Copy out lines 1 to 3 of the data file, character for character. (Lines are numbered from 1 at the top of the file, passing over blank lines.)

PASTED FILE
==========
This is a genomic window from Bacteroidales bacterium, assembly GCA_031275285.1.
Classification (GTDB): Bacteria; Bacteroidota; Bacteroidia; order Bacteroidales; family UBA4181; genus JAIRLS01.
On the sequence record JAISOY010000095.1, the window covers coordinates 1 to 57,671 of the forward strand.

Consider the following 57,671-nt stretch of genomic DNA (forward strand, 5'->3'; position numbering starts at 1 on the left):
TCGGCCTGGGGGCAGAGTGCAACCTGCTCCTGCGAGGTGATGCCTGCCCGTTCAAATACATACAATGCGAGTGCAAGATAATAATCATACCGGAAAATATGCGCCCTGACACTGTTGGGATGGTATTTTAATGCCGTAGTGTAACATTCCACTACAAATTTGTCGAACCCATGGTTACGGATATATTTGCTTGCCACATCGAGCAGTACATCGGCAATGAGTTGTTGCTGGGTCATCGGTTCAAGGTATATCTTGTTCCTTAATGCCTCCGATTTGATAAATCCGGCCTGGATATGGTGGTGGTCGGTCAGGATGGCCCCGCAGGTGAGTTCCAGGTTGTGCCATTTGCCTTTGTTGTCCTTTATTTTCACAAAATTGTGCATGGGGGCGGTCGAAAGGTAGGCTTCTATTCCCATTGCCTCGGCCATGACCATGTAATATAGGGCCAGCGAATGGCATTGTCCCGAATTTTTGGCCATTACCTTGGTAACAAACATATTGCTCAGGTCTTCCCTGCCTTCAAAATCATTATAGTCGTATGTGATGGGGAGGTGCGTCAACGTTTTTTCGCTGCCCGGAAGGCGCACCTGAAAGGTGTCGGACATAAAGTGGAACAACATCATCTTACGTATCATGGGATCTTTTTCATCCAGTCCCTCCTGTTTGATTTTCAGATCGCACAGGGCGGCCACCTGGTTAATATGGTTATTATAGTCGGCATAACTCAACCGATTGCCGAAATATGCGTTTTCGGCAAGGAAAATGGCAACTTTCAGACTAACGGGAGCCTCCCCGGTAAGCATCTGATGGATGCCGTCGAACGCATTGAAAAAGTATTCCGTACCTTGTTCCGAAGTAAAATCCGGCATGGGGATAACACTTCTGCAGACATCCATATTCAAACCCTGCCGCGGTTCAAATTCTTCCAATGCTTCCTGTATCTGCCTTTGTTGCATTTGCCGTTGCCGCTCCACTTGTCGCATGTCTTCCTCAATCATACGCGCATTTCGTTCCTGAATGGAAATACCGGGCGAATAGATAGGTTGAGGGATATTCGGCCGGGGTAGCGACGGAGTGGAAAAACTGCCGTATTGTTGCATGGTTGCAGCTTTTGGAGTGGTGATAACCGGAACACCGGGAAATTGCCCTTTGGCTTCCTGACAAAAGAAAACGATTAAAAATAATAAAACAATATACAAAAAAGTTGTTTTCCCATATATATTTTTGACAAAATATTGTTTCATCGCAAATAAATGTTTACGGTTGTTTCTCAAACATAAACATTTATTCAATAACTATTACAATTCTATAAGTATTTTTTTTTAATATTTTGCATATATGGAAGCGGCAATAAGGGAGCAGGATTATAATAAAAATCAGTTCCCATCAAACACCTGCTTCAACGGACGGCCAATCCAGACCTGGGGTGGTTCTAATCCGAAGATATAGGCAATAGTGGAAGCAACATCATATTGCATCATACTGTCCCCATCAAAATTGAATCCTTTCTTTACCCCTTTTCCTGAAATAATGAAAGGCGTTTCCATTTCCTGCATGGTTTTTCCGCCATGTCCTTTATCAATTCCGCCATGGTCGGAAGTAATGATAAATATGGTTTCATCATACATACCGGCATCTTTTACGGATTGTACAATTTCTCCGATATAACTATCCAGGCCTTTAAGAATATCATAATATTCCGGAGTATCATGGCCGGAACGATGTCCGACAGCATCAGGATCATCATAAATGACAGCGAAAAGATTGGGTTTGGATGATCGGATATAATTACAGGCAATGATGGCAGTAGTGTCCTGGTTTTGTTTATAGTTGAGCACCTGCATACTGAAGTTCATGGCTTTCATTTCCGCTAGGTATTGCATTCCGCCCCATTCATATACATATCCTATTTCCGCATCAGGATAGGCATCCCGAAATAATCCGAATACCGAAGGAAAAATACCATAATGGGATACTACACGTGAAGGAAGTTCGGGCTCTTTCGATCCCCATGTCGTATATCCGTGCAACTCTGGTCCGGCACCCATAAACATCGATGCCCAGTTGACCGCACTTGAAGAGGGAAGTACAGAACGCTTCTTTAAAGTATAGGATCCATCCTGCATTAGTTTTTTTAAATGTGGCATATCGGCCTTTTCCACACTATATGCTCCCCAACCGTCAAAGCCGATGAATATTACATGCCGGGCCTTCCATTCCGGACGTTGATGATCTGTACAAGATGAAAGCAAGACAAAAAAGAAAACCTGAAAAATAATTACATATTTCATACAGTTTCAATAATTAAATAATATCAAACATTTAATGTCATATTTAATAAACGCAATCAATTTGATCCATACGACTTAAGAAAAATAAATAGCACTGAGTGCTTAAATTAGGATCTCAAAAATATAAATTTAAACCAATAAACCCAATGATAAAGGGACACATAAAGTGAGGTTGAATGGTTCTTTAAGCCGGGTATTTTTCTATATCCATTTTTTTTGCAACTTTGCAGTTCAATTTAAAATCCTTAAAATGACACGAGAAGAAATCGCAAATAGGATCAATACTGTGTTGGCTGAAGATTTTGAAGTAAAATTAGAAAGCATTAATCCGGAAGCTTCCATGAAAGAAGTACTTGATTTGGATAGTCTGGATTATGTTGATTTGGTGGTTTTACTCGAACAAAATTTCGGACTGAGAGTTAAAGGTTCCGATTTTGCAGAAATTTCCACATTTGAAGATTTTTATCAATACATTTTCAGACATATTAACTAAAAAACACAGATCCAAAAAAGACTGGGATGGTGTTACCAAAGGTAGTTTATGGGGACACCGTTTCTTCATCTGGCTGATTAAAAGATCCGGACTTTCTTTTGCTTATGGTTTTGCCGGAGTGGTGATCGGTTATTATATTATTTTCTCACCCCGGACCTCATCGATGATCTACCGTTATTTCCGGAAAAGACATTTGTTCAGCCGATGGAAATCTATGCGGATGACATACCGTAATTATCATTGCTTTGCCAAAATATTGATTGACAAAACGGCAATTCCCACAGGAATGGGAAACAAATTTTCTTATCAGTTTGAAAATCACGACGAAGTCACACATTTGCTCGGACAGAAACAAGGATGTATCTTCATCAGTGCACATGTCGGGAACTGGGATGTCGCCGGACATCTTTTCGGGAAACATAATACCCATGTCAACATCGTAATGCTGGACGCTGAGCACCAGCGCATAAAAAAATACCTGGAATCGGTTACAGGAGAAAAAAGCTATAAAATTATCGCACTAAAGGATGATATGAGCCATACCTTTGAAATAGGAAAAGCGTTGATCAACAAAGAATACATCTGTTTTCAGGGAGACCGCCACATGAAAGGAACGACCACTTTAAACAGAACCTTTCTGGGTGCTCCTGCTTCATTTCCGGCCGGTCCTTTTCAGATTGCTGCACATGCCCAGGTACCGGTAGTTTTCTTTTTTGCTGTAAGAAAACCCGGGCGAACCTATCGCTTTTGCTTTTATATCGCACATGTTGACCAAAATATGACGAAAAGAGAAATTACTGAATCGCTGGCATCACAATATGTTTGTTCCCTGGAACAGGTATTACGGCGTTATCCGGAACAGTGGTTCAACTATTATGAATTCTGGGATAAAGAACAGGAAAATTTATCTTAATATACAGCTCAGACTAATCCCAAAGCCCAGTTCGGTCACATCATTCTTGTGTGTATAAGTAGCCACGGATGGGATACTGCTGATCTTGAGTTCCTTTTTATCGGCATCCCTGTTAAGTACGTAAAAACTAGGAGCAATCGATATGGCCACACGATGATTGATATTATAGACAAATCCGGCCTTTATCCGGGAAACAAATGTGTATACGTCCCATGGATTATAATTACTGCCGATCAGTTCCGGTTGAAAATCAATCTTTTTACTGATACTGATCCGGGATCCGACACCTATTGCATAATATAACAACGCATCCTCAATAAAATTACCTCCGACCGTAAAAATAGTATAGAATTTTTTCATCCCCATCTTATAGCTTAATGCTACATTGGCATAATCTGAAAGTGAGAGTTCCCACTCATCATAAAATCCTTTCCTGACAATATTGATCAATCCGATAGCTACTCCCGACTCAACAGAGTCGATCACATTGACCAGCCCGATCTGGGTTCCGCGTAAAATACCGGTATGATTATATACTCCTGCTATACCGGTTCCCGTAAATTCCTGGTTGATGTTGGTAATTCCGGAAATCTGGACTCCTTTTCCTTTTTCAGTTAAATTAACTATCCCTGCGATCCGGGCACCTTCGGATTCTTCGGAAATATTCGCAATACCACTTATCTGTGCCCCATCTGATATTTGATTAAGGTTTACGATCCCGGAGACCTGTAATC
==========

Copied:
This is a genomic window from Bacteroidales bacterium, assembly GCA_031275285.1.
Classification (GTDB): Bacteria; Bacteroidota; Bacteroidia; order Bacteroidales; family UBA4181; genus JAIRLS01.
On the sequence record JAISOY010000095.1, the window covers coordinates 1 to 57,671 of the forward strand.